Like the U.S. Department of Labor, the UK government continues to pressure defined contribution plan trustees to examine the fees charged to participants. The UK has already put a 0.75% cap on plan fees, effective next April.
“Gone are the days when a government will allow a government-approved product to charge 1.5% for 10 years,” said Steve Webb, Liberal Democrat member of parliament, at the UK National Association of Pension Funds conference in Liverpool this week, according to IPE.com.
Industry requests to postpone the deadline on the cap have been rejected by the government, which promised however to reevaluate the measure to include transaction costs in 2017.
A new directive or “command paper” from the UK government has added pressure on plan sponsors to “delve into the murky world of transaction costs,” requiring fiduciaries “to investigate transaction costs and establish how much participants are paying for each plan service.”
“This document places a duty on trustees to find out, ask questions and establish where money is going out and if it going for good reason,” Webb told the NAPF. “We wondered whether to include transaction costs in the charge cap for April 2015, but we realized we didn’t have a clue. We didn’t know what number to put in and what to include because we didn’t have the information.”
“Transaction costs are the murky secretive cupboard of the industry,” he said. “Trustees do not know what is happening to their members’ money and what is being sliced out.”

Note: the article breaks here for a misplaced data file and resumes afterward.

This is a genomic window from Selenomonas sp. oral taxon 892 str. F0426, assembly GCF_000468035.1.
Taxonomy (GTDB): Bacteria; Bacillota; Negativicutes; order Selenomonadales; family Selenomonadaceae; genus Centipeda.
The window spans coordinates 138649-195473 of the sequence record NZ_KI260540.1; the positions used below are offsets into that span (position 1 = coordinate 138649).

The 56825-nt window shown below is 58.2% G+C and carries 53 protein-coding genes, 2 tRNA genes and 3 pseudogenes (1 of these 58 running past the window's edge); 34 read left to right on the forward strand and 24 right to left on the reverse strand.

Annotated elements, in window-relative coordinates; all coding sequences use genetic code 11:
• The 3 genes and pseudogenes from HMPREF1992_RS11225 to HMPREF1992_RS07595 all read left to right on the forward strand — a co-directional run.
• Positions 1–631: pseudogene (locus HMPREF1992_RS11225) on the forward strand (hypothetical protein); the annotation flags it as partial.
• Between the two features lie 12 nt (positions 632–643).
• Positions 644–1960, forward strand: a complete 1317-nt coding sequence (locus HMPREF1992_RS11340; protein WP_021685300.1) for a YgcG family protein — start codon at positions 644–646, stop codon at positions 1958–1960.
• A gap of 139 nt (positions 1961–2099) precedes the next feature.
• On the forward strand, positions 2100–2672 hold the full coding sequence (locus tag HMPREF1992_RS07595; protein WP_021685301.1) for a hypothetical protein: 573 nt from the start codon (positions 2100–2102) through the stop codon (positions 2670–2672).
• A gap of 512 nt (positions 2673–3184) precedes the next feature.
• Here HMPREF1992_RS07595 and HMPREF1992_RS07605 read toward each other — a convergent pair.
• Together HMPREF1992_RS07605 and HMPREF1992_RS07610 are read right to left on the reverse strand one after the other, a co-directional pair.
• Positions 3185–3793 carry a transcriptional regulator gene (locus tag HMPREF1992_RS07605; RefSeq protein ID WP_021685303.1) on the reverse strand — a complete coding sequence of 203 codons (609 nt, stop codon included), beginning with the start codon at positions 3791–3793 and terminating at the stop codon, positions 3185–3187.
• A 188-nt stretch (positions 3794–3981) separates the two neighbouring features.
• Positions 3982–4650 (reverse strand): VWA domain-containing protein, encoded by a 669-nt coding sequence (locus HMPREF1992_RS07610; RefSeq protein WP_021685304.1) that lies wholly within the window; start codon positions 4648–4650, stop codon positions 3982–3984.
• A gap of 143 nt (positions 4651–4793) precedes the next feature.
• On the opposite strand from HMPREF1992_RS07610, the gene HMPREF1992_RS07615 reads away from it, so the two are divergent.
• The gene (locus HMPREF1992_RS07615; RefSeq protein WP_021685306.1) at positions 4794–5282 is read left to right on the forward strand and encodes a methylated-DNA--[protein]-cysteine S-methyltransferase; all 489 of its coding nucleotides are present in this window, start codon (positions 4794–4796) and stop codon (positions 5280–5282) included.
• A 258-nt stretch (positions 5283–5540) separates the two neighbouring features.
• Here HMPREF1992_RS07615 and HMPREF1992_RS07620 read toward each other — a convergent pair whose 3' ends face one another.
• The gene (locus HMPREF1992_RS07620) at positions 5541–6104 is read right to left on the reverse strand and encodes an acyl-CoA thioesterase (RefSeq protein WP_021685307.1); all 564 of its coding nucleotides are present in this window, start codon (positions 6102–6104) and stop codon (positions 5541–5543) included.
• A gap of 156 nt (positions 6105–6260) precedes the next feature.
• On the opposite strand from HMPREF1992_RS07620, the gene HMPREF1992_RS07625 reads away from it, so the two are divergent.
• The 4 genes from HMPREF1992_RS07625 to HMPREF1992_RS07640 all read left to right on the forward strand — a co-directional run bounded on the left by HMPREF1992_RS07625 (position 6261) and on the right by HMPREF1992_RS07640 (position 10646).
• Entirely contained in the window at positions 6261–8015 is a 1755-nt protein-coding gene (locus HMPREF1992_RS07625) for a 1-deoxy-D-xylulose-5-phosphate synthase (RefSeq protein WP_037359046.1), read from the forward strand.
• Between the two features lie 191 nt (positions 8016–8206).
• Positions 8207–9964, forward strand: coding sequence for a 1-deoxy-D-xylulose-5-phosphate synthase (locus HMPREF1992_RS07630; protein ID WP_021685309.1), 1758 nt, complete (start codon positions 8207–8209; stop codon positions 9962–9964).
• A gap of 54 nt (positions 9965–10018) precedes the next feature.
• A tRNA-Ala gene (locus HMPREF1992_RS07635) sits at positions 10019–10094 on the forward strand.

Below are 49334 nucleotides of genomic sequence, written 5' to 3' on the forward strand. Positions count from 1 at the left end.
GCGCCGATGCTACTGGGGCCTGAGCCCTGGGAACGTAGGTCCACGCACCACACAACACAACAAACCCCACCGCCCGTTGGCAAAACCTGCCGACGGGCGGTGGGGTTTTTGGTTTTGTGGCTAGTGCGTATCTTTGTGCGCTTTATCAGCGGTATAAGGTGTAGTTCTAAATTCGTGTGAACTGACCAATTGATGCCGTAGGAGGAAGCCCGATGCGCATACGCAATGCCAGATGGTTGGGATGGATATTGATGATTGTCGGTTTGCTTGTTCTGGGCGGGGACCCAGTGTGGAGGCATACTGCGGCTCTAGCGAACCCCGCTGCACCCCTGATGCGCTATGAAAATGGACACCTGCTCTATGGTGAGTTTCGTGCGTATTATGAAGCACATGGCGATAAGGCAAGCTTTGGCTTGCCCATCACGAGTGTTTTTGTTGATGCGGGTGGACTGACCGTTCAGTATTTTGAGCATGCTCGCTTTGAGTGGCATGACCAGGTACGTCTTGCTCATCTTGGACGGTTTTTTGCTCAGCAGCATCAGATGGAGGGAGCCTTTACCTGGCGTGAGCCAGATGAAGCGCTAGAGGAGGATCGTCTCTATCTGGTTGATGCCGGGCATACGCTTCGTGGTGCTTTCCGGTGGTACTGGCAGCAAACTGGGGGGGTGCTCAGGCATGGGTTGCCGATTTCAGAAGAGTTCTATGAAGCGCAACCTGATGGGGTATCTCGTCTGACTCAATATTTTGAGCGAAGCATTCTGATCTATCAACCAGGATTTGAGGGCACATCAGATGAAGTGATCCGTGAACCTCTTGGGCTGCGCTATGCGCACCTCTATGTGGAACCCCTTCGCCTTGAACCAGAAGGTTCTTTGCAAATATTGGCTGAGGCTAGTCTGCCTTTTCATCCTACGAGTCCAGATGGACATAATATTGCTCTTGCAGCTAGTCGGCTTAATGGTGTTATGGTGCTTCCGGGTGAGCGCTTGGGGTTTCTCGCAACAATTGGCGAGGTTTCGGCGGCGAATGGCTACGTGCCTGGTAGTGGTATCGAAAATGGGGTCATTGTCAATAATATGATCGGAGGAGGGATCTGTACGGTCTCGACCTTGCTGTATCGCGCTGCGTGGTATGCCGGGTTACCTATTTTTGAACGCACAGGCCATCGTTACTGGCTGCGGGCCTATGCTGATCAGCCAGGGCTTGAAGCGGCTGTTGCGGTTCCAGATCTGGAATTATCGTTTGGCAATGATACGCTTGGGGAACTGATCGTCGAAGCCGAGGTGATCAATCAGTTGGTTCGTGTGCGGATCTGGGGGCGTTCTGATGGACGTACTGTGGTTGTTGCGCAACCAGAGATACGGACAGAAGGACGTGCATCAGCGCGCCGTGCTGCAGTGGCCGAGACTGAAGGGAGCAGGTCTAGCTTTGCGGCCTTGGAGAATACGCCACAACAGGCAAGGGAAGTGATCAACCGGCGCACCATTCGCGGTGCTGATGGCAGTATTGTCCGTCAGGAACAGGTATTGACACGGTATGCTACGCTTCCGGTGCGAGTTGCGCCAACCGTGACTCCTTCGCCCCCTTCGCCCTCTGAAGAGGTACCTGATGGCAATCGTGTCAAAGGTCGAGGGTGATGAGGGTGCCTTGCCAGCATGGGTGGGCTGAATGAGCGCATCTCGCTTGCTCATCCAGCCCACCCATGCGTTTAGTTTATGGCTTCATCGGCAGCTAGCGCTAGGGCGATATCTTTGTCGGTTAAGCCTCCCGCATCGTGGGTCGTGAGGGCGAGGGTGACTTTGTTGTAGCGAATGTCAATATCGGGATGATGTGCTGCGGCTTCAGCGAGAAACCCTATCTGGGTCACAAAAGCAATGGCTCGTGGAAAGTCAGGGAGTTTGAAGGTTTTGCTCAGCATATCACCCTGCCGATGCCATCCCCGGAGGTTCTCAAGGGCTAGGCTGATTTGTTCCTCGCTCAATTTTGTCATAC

In a de-regulatory move last spring, Britain’s conservative government dropped the UK’s long-standing requirements, for certain participants, to annuitize all of their tax-deferred savings by age 75.
A new survey in the U.S. by retirement investment advisory firm Rebalance IRA found that many full-time employed baby boomers do not have a clear understanding of the fees they are paying in their retirement accounts.
When asked what they pay in retirement account fees, 46% believed that they do not pay any fees at all. A further 19 % suggest that their fees are less than 0.5%. Only 4% of those surveyed believe they pay over 2% in retirement account fees.
According to a recent 401(k) Averages Book, the average employee had various fees of 1.5% each year deducted from his or her 401(k) account. Smaller plans with the highest fees averaged nearly 2.5% and were as high as 3.86%.
Rebalance IRA’s survey of 1,165 full-time employed Americans aged 50-68 suggests that, despite a rule by the Department of Labor that went into effect in 2012 requiring plan sponsors to provide greater transparency about fees, there remains a great deal of confusion among consumers.
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